I guess in theory it is supposed to protect potential victims, likely generally to be some sort of minority group, by hanging the sword of stiffer punishments over a potential assailants head.  It might be akin to the notion that the death penalty deters would be murderers.

          • Harry Cellphone

            Agreed, unlike religious groups and their leaders who find popularity in the USA with malice toward those who freely think for themselves. 

    • Modavations

      You bet ya and that’s where this is leading.Only it will be,I didn’t like the way you looked at me,I think you harbor ill thought aND malice.Clock work Orange aND bIG bROTHER FASCISM.gET FREADY FOR THE pUTSCH,tHAT’S WHAT ows IS A PRELUDE TO.

      • http://profiles.yahoo.com/u/3ETFGMQ3B7VD4AAMILBBEVMCWE JasonA

        Your consistently homophobic comments are over the top.

        • Harry Cellphone

          Who are you commenting as to being Homophobic? 

          • Modavations

            hE TOSSES IT AROUND LIKE CONFETTI.

      • Harry Cellphone

        Agreed, where does this legal system draw the line. Will the courts and law enforcement be tide up, spending taxpayers money for every little thing that is considered a hate crime down to where someone had their feelings hurt?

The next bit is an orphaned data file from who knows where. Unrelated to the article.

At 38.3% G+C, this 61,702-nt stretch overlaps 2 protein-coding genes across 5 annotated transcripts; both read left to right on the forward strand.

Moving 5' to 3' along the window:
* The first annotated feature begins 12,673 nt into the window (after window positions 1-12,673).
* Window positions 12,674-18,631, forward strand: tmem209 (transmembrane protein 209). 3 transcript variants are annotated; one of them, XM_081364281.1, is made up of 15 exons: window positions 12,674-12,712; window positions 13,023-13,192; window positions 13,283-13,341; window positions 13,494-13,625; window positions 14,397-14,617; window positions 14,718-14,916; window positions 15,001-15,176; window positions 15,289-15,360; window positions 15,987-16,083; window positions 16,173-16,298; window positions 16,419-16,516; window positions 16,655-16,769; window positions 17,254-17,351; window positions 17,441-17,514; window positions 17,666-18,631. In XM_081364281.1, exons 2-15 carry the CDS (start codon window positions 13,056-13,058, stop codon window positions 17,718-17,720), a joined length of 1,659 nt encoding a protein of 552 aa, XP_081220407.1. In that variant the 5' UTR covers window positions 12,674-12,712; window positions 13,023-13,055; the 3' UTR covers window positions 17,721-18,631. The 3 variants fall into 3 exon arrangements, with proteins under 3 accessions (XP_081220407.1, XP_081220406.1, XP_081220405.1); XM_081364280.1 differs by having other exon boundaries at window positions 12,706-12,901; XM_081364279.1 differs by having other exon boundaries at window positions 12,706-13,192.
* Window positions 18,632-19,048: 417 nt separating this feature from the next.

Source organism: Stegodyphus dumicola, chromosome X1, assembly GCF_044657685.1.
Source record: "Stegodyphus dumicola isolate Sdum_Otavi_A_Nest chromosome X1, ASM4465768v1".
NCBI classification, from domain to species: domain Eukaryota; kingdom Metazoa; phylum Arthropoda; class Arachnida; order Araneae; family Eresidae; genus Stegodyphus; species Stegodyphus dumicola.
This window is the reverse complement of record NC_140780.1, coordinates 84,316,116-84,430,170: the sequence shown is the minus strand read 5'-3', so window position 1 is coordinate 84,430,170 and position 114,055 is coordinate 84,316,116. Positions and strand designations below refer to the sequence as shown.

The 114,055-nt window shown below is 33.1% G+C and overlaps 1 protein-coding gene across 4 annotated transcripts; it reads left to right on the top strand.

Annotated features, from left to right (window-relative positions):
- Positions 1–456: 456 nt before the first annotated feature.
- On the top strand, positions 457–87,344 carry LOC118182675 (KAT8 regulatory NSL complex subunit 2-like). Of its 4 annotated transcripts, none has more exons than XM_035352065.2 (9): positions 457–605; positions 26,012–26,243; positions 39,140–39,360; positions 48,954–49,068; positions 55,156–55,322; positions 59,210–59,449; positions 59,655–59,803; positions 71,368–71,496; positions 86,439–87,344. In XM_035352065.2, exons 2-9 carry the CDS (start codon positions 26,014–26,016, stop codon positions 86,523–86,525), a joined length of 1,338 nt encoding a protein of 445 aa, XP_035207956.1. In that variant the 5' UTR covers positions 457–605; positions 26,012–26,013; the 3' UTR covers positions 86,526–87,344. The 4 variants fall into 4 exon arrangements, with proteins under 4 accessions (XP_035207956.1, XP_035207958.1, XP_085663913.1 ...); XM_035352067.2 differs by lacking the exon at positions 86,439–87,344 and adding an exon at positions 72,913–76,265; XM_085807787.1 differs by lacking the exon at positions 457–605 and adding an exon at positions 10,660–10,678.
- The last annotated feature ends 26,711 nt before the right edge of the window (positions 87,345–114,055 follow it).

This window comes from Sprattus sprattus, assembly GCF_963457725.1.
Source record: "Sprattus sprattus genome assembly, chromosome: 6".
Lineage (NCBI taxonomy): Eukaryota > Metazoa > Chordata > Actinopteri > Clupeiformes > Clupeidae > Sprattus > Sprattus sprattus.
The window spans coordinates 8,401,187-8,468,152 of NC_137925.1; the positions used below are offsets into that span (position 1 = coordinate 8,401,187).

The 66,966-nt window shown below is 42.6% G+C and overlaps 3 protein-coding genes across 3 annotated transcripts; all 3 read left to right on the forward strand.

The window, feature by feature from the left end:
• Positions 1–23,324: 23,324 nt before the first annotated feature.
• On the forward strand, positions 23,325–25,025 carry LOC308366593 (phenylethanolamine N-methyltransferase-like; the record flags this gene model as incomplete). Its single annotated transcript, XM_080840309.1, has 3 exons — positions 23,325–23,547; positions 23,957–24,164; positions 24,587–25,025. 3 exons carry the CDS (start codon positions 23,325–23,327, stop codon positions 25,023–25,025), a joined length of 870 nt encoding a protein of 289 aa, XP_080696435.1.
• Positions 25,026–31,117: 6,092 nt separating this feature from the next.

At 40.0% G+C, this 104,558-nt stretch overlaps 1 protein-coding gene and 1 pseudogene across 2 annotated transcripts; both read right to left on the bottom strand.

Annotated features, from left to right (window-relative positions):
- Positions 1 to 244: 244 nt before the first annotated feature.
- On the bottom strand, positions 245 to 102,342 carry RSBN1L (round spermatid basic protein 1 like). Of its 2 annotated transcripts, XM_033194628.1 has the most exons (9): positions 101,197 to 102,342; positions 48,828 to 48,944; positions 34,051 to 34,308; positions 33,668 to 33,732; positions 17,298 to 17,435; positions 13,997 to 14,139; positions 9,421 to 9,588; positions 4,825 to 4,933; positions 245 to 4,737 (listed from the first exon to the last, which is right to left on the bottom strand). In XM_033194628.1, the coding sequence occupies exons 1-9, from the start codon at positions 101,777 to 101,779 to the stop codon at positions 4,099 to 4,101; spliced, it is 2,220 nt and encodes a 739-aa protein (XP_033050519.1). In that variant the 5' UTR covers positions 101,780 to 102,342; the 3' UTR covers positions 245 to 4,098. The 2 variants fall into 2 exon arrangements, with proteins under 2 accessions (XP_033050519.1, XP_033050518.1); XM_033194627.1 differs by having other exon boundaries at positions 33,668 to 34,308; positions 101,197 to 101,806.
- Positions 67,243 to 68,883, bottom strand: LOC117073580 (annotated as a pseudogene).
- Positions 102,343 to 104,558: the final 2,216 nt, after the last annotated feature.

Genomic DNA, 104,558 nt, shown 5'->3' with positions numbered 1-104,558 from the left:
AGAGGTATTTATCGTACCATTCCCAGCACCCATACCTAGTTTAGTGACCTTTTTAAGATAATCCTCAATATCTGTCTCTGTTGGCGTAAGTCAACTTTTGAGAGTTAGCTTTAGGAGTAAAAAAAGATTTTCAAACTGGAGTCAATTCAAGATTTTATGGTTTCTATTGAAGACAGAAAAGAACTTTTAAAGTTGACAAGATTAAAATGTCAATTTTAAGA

• Highland Park, NJ

    I think a big-frame aspect that’s been missed is that this is two immature people who handle a situation inadequately.  I can imagine Ravi being pretty annoyed at being kicked out of his room twice so his new roommate can have some kind of physical sex with somebody nobody knows (including perhaps his roommate).  I don’t know all the details of the situation, but if one of my college roommates told me that they wanted to kick me out of the room on a regular basis to have some kind of private physical relation with people he doesn’t know, that would use up most of my goodwill towards them rather quickly.  Was Clementi being a jerk for trying to set up a regular private make-out time for himself in the room without negotiating Ravi’s acceptance?  Did Ravi know he could have some productive say in how Clementi treated him in general and with respect to the shared room?  Did Ravi know that he could say no?

  • Marc Poirier